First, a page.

Data Analysis on Real Estate in Ames, Iowa

Posted on Dec 6, 2020
The skills I demoed here can be learned through taking Data Science with Machine Learning bootcamp with NYC Data Science Academy.

Introduction

Ames has an interesting housing market because data shows there has been some expansion going on in recent years. Newer neighborhoods tend to be on the outskirts of the city, but there have also been a good number of renovations as well.  

Data Analysis on Real Estate in Ames, Iowa
Map of all the neighborhoods in Ames, Iowa

Data

Recent Development

As you can see above, all the neighborhoods surround Iowa State University (ISU). Oldtown is one of the oldest neighborhoods in Ames, but it has some very high renovation activity. It seems that Ames, Iowa is in the process of becoming a more modern housing market. This is one of the recent developments that make Ames an up-and-coming housing market.

 

Data Analysis on Real Estate in Ames, Iowa
Graphic that shows that distribution of houses by the year it was built.

The graphic above shows that the more recent houses were built on the outskirts of Ames which suggests is expanding outward. That said, there are a few houses being built around the airport which might mean that the city wants to make it easier for people to travel into Ames. This could lead to increased business activity in the downtown area. 

Year of House Built 

Data Analysis on Real Estate in Ames, Iowa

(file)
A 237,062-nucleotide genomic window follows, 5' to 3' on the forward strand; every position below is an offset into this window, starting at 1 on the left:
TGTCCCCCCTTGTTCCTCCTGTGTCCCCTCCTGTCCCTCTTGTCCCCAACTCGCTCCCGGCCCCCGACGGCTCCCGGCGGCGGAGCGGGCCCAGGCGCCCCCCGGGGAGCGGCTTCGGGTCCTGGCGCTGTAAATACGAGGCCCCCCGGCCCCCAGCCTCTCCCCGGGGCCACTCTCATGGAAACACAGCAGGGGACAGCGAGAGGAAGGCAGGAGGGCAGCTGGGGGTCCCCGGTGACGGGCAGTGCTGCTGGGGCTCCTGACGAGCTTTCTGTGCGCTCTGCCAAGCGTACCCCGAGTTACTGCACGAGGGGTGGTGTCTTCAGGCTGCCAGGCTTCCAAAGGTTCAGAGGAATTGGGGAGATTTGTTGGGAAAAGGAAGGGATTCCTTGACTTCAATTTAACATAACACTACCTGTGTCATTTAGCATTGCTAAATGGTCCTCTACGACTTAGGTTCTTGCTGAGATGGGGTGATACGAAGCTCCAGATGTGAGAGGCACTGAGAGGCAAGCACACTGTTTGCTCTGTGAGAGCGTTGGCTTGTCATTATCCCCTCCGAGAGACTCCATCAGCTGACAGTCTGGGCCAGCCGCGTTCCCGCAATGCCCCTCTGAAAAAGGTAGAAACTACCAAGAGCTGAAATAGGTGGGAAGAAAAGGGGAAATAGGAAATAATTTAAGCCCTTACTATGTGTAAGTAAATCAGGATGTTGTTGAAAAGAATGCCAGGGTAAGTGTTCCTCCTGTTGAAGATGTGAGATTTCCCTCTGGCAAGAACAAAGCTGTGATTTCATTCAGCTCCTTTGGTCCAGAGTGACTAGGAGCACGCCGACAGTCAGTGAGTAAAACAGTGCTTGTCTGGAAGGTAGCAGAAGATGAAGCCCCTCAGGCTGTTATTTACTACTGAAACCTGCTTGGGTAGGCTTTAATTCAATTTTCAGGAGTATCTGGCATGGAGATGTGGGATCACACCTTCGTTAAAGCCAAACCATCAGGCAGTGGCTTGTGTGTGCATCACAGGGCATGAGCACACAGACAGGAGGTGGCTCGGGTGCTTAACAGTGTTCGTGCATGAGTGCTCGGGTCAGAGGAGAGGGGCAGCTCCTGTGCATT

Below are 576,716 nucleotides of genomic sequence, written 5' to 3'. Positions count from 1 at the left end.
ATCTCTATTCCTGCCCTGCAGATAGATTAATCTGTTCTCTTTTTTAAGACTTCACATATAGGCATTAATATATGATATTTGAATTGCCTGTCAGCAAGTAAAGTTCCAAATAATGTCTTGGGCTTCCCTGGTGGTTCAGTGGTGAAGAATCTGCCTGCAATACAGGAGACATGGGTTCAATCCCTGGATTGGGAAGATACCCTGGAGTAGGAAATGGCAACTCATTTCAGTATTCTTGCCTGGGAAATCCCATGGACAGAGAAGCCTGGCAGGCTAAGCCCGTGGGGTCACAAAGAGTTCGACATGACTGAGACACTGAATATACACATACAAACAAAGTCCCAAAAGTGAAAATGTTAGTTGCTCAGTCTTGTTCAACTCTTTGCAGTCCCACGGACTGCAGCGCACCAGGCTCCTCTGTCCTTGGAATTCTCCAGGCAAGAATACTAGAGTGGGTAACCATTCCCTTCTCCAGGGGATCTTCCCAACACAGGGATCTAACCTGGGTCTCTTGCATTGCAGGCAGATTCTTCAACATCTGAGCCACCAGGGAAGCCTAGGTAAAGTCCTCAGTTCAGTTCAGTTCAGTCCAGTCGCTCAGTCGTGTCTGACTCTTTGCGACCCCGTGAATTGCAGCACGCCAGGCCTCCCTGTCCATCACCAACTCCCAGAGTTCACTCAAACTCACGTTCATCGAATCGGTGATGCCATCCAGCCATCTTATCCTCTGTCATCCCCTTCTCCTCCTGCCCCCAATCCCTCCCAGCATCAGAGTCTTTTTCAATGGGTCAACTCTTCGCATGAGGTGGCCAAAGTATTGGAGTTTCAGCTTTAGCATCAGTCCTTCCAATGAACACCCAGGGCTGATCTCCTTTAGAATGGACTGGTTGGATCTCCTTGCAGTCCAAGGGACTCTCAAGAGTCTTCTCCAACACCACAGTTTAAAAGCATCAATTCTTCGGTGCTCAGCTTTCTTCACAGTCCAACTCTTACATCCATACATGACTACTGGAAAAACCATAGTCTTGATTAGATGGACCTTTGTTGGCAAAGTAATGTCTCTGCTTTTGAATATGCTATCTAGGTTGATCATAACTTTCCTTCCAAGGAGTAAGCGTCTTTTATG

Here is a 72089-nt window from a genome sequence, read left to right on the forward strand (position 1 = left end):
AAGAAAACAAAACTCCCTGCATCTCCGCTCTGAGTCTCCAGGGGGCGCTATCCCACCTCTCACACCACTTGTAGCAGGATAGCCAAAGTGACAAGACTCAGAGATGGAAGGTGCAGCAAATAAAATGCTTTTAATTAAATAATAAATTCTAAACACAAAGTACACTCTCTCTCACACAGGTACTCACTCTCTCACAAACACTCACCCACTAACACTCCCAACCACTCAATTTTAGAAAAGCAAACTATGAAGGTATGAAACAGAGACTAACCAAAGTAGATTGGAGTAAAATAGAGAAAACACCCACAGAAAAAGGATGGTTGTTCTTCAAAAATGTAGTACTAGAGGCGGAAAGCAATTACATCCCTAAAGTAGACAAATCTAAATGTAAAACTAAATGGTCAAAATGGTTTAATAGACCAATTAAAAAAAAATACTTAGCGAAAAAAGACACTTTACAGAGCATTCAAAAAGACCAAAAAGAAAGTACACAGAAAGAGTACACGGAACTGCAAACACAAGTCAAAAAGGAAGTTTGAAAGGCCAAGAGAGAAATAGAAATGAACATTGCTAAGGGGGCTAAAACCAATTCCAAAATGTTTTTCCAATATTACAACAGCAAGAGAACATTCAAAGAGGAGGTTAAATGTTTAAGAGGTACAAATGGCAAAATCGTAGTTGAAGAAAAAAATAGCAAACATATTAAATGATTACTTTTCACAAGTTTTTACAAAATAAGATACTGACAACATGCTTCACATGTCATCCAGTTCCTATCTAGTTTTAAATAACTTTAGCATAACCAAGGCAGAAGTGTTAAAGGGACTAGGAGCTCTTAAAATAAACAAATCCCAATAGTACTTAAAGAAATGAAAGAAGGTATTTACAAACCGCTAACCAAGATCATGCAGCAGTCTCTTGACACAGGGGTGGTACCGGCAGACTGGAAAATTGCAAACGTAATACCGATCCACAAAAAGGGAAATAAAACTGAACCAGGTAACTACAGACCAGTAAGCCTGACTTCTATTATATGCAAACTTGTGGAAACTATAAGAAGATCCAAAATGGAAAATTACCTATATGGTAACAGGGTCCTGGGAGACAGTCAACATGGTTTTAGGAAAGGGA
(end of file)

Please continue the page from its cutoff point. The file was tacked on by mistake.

Distribution of renovations

The above graphic shows the year the house was built (if it was not remodeled) or the year of the most recent renovation (until 2011). This shows that there is high renovation activity in the neighborhoods with the oldest homes. There seems to be a higher concentration of renovation activity near the downtown area; this might increase economic activity in the business districts.

Renovations 

Number of Renovations since 1995 by Neighborhood

This facet graph shows the number of renovations since 1995 by neighborhood. There are only four neighborhoods on an upward trend. This suggests that the housing market is expanding by building new houses. Renovations may not be the primary way for expansion in Ames.

However, this means that there is room for investment in Ames in the area of housing renovation. We can see that Ames is expanding by building more modern homes near the airport, downtown, and the outskirts of town. The property value of these newer homes will be improved if the older homes in these areas were renovated to match the increasing quality of homes being built. So, if you wanted to invest in the housing market of Ames by renovating older homes, where would you start? Are there any neighborhoods that have a high probability of a substantial return on investment?

 

Neighborhoods

Renovations by Neighborhood

When doing data analysis, the number of observations is important. When the sample size is small, it is difficult to make reliable conclusions from the statistics of the data because it is usually difficult for small sample sizes to approximate the population. Therefore, we will focus our analysis on the neighborhoods in the top six for the number of observations, namely: Old Town, Northwest Ames (NAmes), College Creek (CollgCr), Northridge Heights (NridgHt), Somerset, and Gilbert.     

 

Sale Price Distribution

Sale Price Distribution

From the boxplot, we can see Old Town has a lot of outliers. Why? It is most likely because Old Town is one of the oldest neighborhoods in Ames and there are a lot of new houses that were built. These new houses were probably sold for higher prices than the older homes. Also, the high number of outliers shows that Old Town's housing landscape is being updated. It might be in the city's business interest to update Old Town seeing that it is near downtown and other business districts.